We live in the age of the “productivity guru.” A productivity guru is someone who advertises his or her own productivity and suggests that others can achieve similar results. I enjoy the books and other content produced by some people who can be characterized as productivity gurus—Cal Newport, David Allen, Tim Ferriss, and Marie Kondo, for example. But they have thousands of imitators, and for many of these, the core of their brand is exaggeration: exaggeration of what they have accomplished and of what you, the consumer, can accomplish by following their lead.
The internet is saturated with claims about how much we can learn, remember, and do in short spans of time?f only we follow the right method and buy the right tools. These inflate our self-expectations and promote perfectionism and the planning fallacy. They inevitably lead to disappointment when the expectations prove impossible to meet.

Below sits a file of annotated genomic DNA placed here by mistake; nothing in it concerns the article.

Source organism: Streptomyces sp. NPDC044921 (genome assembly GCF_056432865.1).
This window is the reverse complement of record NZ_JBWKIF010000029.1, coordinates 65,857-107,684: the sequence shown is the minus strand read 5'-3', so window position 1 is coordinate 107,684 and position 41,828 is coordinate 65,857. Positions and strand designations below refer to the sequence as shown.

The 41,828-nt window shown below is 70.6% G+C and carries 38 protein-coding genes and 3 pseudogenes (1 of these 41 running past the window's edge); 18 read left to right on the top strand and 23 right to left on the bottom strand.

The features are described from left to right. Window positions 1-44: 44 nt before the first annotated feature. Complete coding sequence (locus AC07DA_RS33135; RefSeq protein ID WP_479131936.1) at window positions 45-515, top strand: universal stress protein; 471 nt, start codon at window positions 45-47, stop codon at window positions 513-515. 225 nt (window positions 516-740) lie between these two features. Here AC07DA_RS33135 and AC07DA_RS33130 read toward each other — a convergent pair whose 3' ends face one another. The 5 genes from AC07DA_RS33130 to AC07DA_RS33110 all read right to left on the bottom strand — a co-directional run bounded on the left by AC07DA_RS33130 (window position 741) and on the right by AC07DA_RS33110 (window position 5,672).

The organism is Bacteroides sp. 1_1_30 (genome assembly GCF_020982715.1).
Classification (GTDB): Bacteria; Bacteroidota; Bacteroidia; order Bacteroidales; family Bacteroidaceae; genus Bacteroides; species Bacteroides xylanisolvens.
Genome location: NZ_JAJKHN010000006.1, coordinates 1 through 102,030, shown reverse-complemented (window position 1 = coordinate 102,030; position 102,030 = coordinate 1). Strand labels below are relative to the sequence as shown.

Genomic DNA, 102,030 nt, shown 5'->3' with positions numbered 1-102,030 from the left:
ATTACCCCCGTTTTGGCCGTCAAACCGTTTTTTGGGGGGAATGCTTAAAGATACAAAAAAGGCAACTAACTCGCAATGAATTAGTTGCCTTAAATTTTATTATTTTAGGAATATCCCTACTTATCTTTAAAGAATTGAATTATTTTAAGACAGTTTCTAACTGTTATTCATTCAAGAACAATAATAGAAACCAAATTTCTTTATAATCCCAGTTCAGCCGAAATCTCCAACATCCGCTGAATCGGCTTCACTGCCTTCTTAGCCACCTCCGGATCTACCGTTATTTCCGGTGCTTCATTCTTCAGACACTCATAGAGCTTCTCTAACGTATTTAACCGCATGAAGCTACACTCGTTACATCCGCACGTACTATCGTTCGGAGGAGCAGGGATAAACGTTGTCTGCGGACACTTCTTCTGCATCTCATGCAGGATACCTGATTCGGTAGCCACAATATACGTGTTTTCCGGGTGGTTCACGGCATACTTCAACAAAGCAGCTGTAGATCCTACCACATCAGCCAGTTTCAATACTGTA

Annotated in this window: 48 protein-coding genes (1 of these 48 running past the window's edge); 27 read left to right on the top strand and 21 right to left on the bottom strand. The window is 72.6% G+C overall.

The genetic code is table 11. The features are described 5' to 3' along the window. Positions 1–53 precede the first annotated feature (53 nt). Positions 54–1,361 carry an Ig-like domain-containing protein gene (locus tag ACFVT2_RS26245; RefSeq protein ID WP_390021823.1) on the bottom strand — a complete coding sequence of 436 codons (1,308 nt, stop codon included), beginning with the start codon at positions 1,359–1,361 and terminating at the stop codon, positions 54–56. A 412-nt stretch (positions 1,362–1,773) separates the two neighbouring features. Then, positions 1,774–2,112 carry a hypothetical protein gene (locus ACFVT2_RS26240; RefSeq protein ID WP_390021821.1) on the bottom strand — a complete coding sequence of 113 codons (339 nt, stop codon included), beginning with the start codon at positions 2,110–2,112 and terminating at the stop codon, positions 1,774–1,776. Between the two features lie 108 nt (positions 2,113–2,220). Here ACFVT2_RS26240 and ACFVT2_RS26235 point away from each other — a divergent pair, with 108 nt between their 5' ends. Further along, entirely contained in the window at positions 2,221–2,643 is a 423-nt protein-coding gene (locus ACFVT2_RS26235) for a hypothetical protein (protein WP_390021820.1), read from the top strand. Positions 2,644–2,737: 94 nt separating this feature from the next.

While trying to browse books about writing on Amazon's Kindle Store recently, I found that most serious books on the topic were buried beneath a pile of self-published throwaways with titles such as “How to write 5000 words per hour.” 5000 words per hour is an average of 83 words per minute nonstop for sixty minutes. This is faster than most people type anything–much less writing intended to be read. Out of curiosity, I downloaded a sample of the book. The author's secret? The pomodoro technique, which is useful but hardly novel.
It is important for people to know what they can reasonably expect of themselves. Promoting exaggerated ideas about how quickly people can master a skill or how much a particular tool can increase one's productivity may seem harmless because it is such a common marketing tool. But it amounts to spreading false information and false expectations. It can subtly promote unhappiness by encouraging people to set impossibly high standards that they cannot meet.